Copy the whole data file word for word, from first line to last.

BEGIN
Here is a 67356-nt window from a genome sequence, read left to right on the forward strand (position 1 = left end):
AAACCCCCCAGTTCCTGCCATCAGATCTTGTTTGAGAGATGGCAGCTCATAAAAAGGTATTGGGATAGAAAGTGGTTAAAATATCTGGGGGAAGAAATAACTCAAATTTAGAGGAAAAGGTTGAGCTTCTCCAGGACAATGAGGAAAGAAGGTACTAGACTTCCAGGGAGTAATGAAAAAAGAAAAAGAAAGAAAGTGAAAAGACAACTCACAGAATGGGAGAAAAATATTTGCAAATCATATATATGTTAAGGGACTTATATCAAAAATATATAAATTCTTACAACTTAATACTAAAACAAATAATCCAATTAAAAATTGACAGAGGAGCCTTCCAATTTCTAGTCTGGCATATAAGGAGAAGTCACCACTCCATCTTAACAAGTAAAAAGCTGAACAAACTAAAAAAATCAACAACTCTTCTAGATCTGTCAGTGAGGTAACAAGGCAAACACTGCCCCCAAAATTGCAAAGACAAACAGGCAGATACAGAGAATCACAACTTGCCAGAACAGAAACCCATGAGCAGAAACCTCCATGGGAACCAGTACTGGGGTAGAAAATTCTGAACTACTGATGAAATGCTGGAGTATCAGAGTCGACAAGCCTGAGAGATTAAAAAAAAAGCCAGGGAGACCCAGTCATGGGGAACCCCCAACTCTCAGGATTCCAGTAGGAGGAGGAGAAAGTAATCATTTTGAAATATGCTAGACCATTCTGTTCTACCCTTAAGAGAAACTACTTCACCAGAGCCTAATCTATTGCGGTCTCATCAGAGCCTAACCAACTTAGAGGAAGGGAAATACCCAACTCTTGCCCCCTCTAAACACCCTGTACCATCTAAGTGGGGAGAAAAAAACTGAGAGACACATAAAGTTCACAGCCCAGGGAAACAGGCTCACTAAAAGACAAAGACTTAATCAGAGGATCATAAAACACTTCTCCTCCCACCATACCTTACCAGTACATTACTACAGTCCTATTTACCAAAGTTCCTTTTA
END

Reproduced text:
Here is a 67356-nt window from a genome sequence, read left to right on the forward strand (position 1 = left end):
AAACCCCCCAGTTCCTGCCATCAGATCTTGTTTGAGAGATGGCAGCTCATAAAAAGGTATTGGGATAGAAAGTGGTTAAAATATCTGGGGGAAGAAATAACTCAAATTTAGAGGAAAAGGTTGAGCTTCTCCAGGACAATGAGGAAAGAAGGTACTAGACTTCCAGGGAGTAATGAAAAAAGAAAAAGAAAGAAAGTGAAAAGACAACTCACAGAATGGGAGAAAAATATTTGCAAATCATATATATGTTAAGGGACTTATATCAAAAATATATAAATTCTTACAACTTAATACTAAAACAAATAATCCAATTAAAAATTGACAGAGGAGCCTTCCAATTTCTAGTCTGGCATATAAGGAGAAGTCACCACTCCATCTTAACAAGTAAAAAGCTGAACAAACTAAAAAAATCAACAACTCTTCTAGATCTGTCAGTGAGGTAACAAGGCAAACACTGCCCCCAAAATTGCAAAGACAAACAGGCAGATACAGAGAATCACAACTTGCCAGAACAGAAACCCATGAGCAGAAACCTCCATGGGAACCAGTACTGGGGTAGAAAATTCTGAACTACTGATGAAATGCTGGAGTATCAGAGTCGACAAGCCTGAGAGATTAAAAAAAAAGCCAGGGAGACCCAGTCATGGGGAACCCCCAACTCTCAGGATTCCAGTAGGAGGAGGAGAAAGTAATCATTTTGAAATATGCTAGACCATTCTGTTCTACCCTTAAGAGAAACTACTTCACCAGAGCCTAATCTATTGCGGTCTCATCAGAGCCTAACCAACTTAGAGGAAGGGAAATACCCAACTCTTGCCCCCTCTAAACACCCTGTACCATCTAAGTGGGGAGAAAAAAACTGAGAGACACATAAAGTTCACAGCCCAGGGAAACAGGCTCACTAAAAGACAAAGACTTAATCAGAGGATCATAAAACACTTCTCCTCCCACCATACCTTACCAGTACATTACTACAGTCCTATTTACCAAAGTTCCTTTTA